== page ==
June 29, 2018 / 2:22 AM / 2 months ago

Maryland shooting suspect battled newspaper in court and lost

(Reuters) - The 38-year-old man suspected of killing five people at the offices of a Maryland newspaper group on Thursday had a long-running feud with the Capital Gazette, attacking the Annapolis-based family of publications in the courts and on social media.

Jarrod Ramos, suspected of killing five people at the offices of the Capital Gazette newspaper office in Annapolis, Maryland, U.S., June 28, 2018 is seen in this 2013 Anne Arundel Police Department booking photo obtained from social media. Social media via REUTERS

Law enforcement sources told the Capital Gazette that police had identified the suspect as Jarrod Warren Ramos, a resident of Laurel, Maryland, who sued the newspaper and one of its journalists in 2012, alleging defamation.

Almost a year earlier, Thomas Hartley, a former columnist for The Capital, one of the group’s papers, wrote a column describing the suspect’s interactions with an unnamed woman Ramos contacted over Facebook, court documents showed. Hartley said Ramos sent her numerous emails in which he called her vulgar names and told her to kill herself.

The lawsuit named Hartley, its then editor-publisher Thomas Marquardt, and Capital-Gazette Communications, then the parent company of the paper.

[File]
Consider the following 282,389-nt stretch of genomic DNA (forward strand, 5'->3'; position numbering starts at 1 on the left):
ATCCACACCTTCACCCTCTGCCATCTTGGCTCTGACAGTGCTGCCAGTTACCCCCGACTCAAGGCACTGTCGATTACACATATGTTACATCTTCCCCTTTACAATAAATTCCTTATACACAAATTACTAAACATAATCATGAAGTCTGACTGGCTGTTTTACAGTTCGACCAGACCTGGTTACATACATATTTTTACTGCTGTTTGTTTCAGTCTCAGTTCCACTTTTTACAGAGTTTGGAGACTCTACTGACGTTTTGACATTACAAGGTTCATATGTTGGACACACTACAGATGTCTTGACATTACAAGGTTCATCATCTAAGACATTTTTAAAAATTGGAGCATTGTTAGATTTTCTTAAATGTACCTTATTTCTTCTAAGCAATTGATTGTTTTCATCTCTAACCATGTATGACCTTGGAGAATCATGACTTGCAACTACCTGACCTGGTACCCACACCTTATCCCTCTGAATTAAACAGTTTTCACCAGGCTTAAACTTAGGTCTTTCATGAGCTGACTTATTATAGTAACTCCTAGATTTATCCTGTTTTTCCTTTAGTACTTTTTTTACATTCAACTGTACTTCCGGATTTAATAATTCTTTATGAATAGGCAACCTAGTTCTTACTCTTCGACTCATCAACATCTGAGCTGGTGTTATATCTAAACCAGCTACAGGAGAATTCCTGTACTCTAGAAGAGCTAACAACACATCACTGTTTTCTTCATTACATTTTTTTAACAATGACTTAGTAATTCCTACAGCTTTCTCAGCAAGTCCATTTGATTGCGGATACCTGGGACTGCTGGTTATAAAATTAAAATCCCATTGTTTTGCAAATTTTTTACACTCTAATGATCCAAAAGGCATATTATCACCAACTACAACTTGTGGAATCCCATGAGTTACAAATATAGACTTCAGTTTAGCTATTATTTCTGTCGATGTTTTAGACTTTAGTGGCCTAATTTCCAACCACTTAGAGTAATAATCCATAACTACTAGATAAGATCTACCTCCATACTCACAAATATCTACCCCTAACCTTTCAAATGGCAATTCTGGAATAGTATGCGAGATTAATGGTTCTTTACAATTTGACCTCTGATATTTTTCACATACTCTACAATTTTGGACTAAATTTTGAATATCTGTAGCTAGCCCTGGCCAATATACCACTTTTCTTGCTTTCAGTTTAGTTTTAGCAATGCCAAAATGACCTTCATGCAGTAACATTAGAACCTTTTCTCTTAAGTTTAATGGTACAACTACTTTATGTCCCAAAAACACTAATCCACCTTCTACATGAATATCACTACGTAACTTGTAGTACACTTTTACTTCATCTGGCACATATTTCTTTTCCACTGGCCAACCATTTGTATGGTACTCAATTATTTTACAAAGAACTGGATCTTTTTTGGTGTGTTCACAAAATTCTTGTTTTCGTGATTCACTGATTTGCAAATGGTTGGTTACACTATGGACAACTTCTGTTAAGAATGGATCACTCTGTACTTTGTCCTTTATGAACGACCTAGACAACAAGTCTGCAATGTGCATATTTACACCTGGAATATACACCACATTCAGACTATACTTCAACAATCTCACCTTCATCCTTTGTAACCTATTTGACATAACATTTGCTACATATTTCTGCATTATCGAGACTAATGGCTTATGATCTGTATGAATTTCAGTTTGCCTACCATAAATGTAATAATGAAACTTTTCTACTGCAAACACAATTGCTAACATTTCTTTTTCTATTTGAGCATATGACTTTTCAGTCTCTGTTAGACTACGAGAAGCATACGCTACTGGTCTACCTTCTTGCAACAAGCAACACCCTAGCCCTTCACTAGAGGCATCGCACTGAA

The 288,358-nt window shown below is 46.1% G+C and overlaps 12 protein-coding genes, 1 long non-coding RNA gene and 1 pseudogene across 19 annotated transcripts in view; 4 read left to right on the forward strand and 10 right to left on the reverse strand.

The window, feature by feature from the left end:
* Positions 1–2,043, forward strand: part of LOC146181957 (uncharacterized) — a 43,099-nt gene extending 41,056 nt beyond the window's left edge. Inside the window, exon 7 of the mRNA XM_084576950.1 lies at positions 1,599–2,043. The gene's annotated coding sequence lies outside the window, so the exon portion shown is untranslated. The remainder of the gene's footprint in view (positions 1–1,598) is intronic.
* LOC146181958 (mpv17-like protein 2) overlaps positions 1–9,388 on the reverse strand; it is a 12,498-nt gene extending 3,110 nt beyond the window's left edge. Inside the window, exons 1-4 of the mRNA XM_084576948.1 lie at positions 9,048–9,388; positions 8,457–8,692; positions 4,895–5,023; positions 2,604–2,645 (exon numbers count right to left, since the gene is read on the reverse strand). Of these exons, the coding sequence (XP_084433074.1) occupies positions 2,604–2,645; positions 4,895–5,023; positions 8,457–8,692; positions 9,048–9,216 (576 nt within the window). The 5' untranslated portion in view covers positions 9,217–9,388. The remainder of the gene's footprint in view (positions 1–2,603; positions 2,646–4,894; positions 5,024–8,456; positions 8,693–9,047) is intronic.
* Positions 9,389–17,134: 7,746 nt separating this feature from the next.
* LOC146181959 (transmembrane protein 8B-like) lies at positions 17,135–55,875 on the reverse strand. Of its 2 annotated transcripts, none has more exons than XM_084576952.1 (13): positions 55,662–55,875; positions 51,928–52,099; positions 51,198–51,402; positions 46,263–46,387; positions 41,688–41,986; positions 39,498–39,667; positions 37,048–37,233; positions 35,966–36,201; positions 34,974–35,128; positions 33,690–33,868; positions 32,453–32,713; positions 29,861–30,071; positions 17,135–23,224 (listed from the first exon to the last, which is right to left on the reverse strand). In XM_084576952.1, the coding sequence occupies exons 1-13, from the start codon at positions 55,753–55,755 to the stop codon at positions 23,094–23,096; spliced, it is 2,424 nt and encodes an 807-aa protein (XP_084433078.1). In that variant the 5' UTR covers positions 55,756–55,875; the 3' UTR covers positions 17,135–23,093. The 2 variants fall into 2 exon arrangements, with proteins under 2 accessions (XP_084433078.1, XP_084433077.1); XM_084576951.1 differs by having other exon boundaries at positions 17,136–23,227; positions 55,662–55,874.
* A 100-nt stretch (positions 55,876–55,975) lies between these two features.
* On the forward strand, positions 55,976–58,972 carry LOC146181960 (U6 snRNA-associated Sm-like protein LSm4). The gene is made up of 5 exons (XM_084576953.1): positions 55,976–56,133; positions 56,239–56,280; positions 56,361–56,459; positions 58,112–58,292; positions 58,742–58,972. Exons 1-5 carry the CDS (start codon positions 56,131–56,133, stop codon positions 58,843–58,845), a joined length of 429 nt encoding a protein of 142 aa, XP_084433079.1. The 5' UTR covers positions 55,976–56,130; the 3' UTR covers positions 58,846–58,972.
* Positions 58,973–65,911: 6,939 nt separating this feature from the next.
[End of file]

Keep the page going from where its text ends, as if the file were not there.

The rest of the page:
Law enforcement officials secure a crime scene after a gunman fired through a glass door at the Capital Gazette newspaper and sprayed the newsroom with gunfire, killing at least five people and injuring several others in Annapolis, Maryland, U.S., June 28, 2018. REUTERS/Joshua Roberts

Ramos had pled guilty to criminal harassment five days before Hartley published his column, records showed. He claimed in court documents that his perspective was not fairly represented. His lawsuit was dismissed in 2013, and an appellate court upheld the dismissal in 2015.

As the case made its way through the courts, a Twitter user calling himself Jarrod W. Ramos posted numerous tweets critical of the Capital Gazette, Hartley and the Maryland judges.

“Yes, Eric Thomas Hartley, you moved to ... oh just go ahead and kill yourself already before I do (legally in court),” the user tweeted in 2014.

The account went silent from January 2016 until Thursday, just before the shooting at the Capital Gazette.

A 2015 court document quoted Ramos’ lawyer as saying that Ramos had worked for the U.S. Bureau of Labor Statistics for six years.

Reporting by Diana Kruzman Editing by Frank McGurty, Toni Reinhold

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